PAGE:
Stacey Baitinger Burr: I have a strong business leadership and technology background that can bring new, relevant problem-solving skills to the city council. I am an active, creative entrepreneur and international business person that knows how to dig into issues, collaborate with diverse stakeholders and find ways to move forward with practical and affordable solutions so we can get things done. As a deeply rooted “local” with strong, active ties to Purdue, I’d like to serve my home town to nurture a vibrant culture and be a welcoming place to live.
Occupation: Retired physician
Education: BA, Biology, Indiana University, 1976; M.D., Indiana University, 1980
Past elected positions, if any: Elected by caucus as West Lafayette City Councilman, District 6 in 2021
Community boards or other community service: Currently serving as Secretary, Board of Directors, Blackbird Farms Homeowners Association and on the Board of Directors, North Central Health Services; Board of Directors Greater Lafayette Chamber of Commerce, 1999-2002.
Immediate family: Daughter, Isabella, 15 years old
Your campaign site online: For more information, contact me at ElectJeffBrownWL6@gmail.com
Stacey Baitinger Burr
Occupation: I work from West Lafayette commercializing technology in health tech, sports tech and wearables. I am involved in national, state and local start-up communities helping incubate business innovation.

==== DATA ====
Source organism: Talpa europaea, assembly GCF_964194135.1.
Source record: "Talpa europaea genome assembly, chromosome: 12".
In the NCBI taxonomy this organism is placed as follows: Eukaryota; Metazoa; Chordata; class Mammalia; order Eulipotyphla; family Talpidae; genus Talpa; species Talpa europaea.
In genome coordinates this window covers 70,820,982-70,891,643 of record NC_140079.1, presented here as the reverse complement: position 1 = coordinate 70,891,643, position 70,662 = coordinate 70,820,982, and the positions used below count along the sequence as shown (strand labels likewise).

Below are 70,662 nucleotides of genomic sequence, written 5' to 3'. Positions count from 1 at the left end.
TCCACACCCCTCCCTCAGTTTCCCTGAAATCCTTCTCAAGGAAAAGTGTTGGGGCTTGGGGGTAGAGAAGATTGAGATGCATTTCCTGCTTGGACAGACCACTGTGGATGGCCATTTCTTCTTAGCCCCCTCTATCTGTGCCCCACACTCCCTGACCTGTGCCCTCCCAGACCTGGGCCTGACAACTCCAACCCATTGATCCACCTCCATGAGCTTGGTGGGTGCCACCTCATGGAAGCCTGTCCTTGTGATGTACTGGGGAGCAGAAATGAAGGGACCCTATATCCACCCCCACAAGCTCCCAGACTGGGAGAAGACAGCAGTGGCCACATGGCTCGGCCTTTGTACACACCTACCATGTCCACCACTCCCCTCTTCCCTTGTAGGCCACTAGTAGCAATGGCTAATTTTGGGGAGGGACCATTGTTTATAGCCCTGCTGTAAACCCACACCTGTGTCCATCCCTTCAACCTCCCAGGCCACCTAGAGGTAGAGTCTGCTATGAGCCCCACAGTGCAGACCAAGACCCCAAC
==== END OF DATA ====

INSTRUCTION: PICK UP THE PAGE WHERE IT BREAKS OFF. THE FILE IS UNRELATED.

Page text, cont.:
Education: Klondike, Harrison Hight School, Purdue B.S. Engineering, MBA Daniels School of Business
Past elected positions, if any: none
Community boards or other community service: West Lafayette Traffic Commission, Rally cross-sector innovation conference committee, Purdue Daniels School of Business Dean’s advisory board, SheScales Board helping female founders scale their business. WEAR conference co-chair.
Immediate family: I have children, siblings, nieces who live in Greater Lafayette as students and business people.
Your campaign site online: www.staceyburr4WL.com
ABOUT THE NOV. 7 MUNICIPAL ELECTION
WHERE TO VOTE AHEAD OF NOV. 7: Early voting started Tuesday, Oct. 24. Here are the times and locations. Voters should bring a valid ID.
8 a.m.-4:30 p.m., Tuesday, Oct. 24,-Friday, Oct. 27: Tippecanoe County Office Building, 20 N. Third St., Lafayette.
8 a.m.-noon, Saturday, Oct. 28: Clarks Hill Christian Church, 9510 Pearl St., Clarks Hill.
8 a.m.-4:30 p.m., Monday, Oct. 30-Friday, Nov. 3: Tippecanoe County Office Building, 20 N. Third St., Lafayette
Noon-6 p.m., Thursday, Nov. 2-Friday, Nov. 3: West Lafayette City Hall, 222 N. Chauncey Ave.; Tippecanoe County Fairgrounds, 1406 Teal Road, Lafayette; First Church of the Nazarene, 3801 Union St., Lafayette.
9 a.m.-1 p.m. Saturday, Nov. 4: West Lafayette City Hall, 222 N. Chauncey Ave.; Tippecanoe County Office Building, 20 N. Third St., Lafayette; First Church of the Nazarene, 3801 Union St., Lafayette.
8 a.m.-noon Monday, Nov. 6: Tippecanoe County Office Building, 20 N. Third St., Lafayette.
ELECTION DAY POLLING PLACES: Polls will be open 6 a.m-6 p.m. Tuesday, Nov. 7. Registered voters in Tippecanoe County may use any vote center.
West Lafayette Wellness Center, 1101 Kalberer Road
Faith West Community Center, 1920 Northwestern Ave.
West Lafayette City Hall, 222 N. Chauncey Ave.
Evangelical Covenant Church, 3600 S. Ninth St., Lafayette
Tippecanoe County Fairgrounds, 1406 Teal Road, Lafayette
Northend Community Center, 2000 Elmwood Ave., Lafayette
Christ United Methodist Church, 3610 S. 18th St., Lafayette
First Church of the Nazarene, 3801 Union St., Lafayette
Gathering Point Church, 7201 Wesleyan Drive, Dayton
ON THE NOV. 7 BALLOT: Get a full list of candidates here.
CHECK YOUR VOTER REGISTRATION STATUS AND THE CANDIDATES ON YOUR SPECIFIC BALLOT: Go to the Secretary of State’s portal at www.indianavoters.com.